OR WAIT null SECS
Analysis of nearly 15k patients with non-dialysis-dependent CKD and anemia provides insight into contemporary trends in management.
An analysis of contemporary trends in the management of clinically meaningful anemia among patients with non-dialysis-dependent chronic kidney disease (CKD) suggests more than half received no prescriptions to address their anemia following diagnosis.
An analysis of more than 14,000 non-dialysis dependent CKD patients receiving care from 2015-2021, results of the study highlight 52.2% of patients did not receive any prescription for erythropoiesis-stimulating agents (ESA), intravenous (IV) iron, or red blood cell (RBC) transfusions following diagnosis.
“I think it's pointing out we need more attention to severe anemia in chronic kidney disease, because I think the balance has flipped too much towards being comfortable with severe anemia and being uncertain with what to do about it,” said study investigator Richard Lafayette, MD, founder and director of the Stanford Glomerular Disease Center, in an interview at the American Society of Nephrology Kidney Week 2023. “So, I think it's just a call to action to think about those patients and see if anemia can be treated a little bit better.”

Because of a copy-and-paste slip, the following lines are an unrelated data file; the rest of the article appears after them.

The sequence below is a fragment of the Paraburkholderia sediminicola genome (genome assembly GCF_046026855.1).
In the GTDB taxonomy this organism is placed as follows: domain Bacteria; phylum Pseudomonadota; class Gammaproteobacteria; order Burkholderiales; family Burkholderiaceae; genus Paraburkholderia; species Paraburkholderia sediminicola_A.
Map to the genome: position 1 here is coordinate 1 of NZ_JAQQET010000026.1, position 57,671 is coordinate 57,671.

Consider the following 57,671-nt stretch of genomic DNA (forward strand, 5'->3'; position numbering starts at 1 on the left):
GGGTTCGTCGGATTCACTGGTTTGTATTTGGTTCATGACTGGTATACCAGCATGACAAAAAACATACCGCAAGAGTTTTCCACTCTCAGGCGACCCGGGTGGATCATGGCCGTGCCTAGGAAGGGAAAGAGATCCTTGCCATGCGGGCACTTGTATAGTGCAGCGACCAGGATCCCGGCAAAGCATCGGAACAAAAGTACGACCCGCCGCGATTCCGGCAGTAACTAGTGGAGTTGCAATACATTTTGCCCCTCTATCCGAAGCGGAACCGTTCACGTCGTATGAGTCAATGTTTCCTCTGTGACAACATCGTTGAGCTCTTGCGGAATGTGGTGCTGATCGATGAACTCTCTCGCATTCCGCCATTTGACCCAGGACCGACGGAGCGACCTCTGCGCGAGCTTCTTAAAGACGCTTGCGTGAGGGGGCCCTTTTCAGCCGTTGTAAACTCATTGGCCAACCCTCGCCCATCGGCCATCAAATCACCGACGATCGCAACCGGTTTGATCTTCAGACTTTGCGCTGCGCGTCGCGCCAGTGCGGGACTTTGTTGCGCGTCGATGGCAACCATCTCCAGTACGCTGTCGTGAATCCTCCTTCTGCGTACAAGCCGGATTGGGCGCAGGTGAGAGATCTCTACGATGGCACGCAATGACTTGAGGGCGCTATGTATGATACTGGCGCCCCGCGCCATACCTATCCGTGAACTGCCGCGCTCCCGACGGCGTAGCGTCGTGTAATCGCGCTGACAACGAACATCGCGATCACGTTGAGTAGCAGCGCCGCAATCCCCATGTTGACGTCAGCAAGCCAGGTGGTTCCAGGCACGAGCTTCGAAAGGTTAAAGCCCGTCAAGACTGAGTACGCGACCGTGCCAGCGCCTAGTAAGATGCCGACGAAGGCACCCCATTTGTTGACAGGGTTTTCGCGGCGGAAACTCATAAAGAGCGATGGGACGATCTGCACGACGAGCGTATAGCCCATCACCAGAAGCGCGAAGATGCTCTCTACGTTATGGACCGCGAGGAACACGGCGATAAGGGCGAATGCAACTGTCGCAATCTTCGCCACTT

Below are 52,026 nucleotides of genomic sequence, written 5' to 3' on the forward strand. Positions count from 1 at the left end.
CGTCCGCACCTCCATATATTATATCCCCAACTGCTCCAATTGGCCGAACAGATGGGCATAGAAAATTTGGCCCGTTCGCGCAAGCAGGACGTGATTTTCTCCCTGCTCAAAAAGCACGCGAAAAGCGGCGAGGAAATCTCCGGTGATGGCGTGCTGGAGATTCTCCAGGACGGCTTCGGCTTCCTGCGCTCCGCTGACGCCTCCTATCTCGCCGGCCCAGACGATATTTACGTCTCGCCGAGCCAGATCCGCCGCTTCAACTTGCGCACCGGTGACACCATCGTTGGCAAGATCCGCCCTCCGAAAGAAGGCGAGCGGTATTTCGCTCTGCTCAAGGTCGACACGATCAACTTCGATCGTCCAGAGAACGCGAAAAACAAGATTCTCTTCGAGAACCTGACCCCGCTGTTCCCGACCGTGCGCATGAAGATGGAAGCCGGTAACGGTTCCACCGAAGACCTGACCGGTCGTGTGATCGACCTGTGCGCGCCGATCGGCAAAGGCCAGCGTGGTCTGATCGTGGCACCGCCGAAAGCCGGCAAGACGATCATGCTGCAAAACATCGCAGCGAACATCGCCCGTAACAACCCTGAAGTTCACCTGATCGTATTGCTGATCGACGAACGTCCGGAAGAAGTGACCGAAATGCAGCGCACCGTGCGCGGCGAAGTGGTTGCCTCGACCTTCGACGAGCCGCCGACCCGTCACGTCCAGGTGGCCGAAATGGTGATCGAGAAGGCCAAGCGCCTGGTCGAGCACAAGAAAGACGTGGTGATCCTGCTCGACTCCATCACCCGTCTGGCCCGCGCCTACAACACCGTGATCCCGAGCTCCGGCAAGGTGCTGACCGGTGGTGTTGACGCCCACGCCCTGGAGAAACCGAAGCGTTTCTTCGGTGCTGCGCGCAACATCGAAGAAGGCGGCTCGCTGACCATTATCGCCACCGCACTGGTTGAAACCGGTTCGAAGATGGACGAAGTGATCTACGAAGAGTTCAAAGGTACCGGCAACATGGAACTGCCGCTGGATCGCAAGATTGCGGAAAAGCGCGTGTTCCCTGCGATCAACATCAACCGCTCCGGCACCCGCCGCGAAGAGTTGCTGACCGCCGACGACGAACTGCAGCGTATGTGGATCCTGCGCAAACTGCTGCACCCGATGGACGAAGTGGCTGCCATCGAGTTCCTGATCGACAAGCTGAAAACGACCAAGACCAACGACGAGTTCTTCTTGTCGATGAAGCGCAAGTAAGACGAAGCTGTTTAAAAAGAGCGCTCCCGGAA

Investigators launched their research endeavor with the intent of assessing the treatment patterns of relative to the KDIGO guidelines as well as to evaluate characteristics of non-dialysis dependent CKD patients. With this in mind, investigators designed their study as an analysis of patients with at least 1 year of available data from within the Optum Electronic Health Records database.
Of note, at the time of writing, KDIGO is exploring updates to their anemia guidance, which was last updated in 2012.
An initial search, spanning January 1, 2015, through December 31, 2021, returned more than 73 million patients with at least 1 year of data available. Among this group, investigators identified a cohort of 14,992 non-dialysis-dependent CKD patients with clinically meaningful anemia for inclusion in the current study.
The study cohort had a mean age of 73.8 (Standard deviation [SD], 10.3) years, 46.3% were men, and a mean baseline eGFR of 44.3 (SD, 12.8) mL/min/1.73m2. Investigators pointed out 74.1% had hypertension, 24.2% had peripheral vascular disease, and 27.2% had coronary artery disease. Investigators also noted the cohort had mean hemoglobin of 9.2 (SD, 0.6) g/dL, with 96.3% of the cohort having baseline hemoglobin between 8.0 to 9.9 g/dL.
Upon analysis, results indicated 52.2% of patients received no prescriptions for IV iron, RBC transfusion, or ESAs after anemia diagnosis. For those who received a prescription, IV iron, RBC transfusion, and ESAs were prescribed as a first anemia treatment among 18.4%, 24.6%, and 4.8% of the cohort, respectively. Further analysis indicated.
For more perspective on the current landscape of anemia management in patients with CKD, check out our interview with Lafayette at Kidney Week 2023.